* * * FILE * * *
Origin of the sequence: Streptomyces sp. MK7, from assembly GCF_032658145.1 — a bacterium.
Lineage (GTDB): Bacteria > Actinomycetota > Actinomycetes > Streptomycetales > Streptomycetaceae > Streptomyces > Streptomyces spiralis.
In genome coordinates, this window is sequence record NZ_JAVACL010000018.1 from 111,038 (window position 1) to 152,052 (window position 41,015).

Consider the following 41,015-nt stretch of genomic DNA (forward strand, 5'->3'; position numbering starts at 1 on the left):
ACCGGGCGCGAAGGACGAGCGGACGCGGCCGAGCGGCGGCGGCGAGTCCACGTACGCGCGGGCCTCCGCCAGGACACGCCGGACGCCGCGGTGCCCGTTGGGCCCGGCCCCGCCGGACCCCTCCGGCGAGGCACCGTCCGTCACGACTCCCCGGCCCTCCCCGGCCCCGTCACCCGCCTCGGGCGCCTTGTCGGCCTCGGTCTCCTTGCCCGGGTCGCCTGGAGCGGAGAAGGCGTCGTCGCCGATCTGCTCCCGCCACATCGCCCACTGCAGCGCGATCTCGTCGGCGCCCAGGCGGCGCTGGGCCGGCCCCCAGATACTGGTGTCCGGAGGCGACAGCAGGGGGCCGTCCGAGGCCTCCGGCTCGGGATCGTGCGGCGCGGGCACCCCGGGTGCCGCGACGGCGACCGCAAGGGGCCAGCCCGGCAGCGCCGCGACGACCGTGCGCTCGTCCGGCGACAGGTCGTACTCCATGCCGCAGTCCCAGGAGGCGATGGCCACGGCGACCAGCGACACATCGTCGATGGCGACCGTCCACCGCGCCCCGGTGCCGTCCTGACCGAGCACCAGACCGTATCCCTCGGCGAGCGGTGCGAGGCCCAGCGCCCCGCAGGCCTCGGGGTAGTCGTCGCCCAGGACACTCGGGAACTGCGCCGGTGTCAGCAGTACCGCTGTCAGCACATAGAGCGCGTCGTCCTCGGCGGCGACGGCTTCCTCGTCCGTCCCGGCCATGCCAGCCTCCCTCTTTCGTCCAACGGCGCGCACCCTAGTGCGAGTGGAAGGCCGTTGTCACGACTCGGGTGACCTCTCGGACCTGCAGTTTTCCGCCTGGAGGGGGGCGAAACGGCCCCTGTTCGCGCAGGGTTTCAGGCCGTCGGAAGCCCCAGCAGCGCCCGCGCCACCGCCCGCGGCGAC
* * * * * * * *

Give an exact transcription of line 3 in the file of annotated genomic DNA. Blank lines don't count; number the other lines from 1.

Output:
In genome coordinates, this window is sequence record NZ_JAVACL010000018.1 from 111,038 (window position 1) to 152,052 (window position 41,015).